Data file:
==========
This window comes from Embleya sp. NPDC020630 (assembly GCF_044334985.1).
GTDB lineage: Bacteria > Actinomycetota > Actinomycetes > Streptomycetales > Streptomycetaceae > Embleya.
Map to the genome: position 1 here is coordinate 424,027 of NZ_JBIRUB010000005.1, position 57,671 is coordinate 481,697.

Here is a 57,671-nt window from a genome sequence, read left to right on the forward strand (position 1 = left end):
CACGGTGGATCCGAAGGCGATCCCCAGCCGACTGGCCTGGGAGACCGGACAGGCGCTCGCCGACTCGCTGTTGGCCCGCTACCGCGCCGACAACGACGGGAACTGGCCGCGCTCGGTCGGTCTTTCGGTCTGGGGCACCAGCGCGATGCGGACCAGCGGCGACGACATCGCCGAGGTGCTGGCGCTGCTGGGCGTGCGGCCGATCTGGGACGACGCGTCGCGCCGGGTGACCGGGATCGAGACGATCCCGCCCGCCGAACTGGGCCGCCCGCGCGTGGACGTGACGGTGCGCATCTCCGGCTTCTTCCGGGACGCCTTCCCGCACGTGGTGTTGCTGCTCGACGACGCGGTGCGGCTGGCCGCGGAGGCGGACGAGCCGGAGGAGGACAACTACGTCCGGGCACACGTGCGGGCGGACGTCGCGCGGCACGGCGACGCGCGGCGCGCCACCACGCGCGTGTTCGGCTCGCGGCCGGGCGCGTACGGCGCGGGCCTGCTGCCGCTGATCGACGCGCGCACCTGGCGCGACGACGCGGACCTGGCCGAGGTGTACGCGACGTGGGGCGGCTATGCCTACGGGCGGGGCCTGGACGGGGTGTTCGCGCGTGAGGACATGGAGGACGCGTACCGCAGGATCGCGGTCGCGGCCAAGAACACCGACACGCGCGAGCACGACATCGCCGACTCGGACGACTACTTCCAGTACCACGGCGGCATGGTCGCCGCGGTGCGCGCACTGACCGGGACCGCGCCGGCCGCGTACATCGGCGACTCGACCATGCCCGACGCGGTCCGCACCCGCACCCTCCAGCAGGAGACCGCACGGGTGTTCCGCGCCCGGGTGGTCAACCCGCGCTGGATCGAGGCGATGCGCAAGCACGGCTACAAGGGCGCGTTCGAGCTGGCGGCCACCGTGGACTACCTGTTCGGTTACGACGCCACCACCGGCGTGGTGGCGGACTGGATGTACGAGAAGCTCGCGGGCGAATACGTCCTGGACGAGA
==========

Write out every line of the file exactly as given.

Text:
This window comes from Embleya sp. NPDC020630 (assembly GCF_044334985.1).
GTDB lineage: Bacteria > Actinomycetota > Actinomycetes > Streptomycetales > Streptomycetaceae > Embleya.
Map to the genome: position 1 here is coordinate 424,027 of NZ_JBIRUB010000005.1, position 57,671 is coordinate 481,697.

Here is a 57,671-nt window from a genome sequence, read left to right on the forward strand (position 1 = left end):
CACGGTGGATCCGAAGGCGATCCCCAGCCGACTGGCCTGGGAGACCGGACAGGCGCTCGCCGACTCGCTGTTGGCCCGCTACCGCGCCGACAACGACGGGAACTGGCCGCGCTCGGTCGGTCTTTCGGTCTGGGGCACCAGCGCGATGCGGACCAGCGGCGACGACATCGCCGAGGTGCTGGCGCTGCTGGGCGTGCGGCCGATCTGGGACGACGCGTCGCGCCGGGTGACCGGGATCGAGACGATCCCGCCCGCCGAACTGGGCCGCCCGCGCGTGGACGTGACGGTGCGCATCTCCGGCTTCTTCCGGGACGCCTTCCCGCACGTGGTGTTGCTGCTCGACGACGCGGTGCGGCTGGCCGCGGAGGCGGACGAGCCGGAGGAGGACAACTACGTCCGGGCACACGTGCGGGCGGACGTCGCGCGGCACGGCGACGCGCGGCGCGCCACCACGCGCGTGTTCGGCTCGCGGCCGGGCGCGTACGGCGCGGGCCTGCTGCCGCTGATCGACGCGCGCACCTGGCGCGACGACGCGGACCTGGCCGAGGTGTACGCGACGTGGGGCGGCTATGCCTACGGGCGGGGCCTGGACGGGGTGTTCGCGCGTGAGGACATGGAGGACGCGTACCGCAGGATCGCGGTCGCGGCCAAGAACACCGACACGCGCGAGCACGACATCGCCGACTCGGACGACTACTTCCAGTACCACGGCGGCATGGTCGCCGCGGTGCGCGCACTGACCGGGACCGCGCCGGCCGCGTACATCGGCGACTCGACCATGCCCGACGCGGTCCGCACCCGCACCCTCCAGCAGGAGACCGCACGGGTGTTCCGCGCCCGGGTGGTCAACCCGCGCTGGATCGAGGCGATGCGCAAGCACGGCTACAAGGGCGCGTTCGAGCTGGCGGCCACCGTGGACTACCTGTTCGGTTACGACGCCACCACCGGCGTGGTGGCGGACTGGATGTACGAGAAGCTCGCGGGCGAATACGTCCTGGACGAGA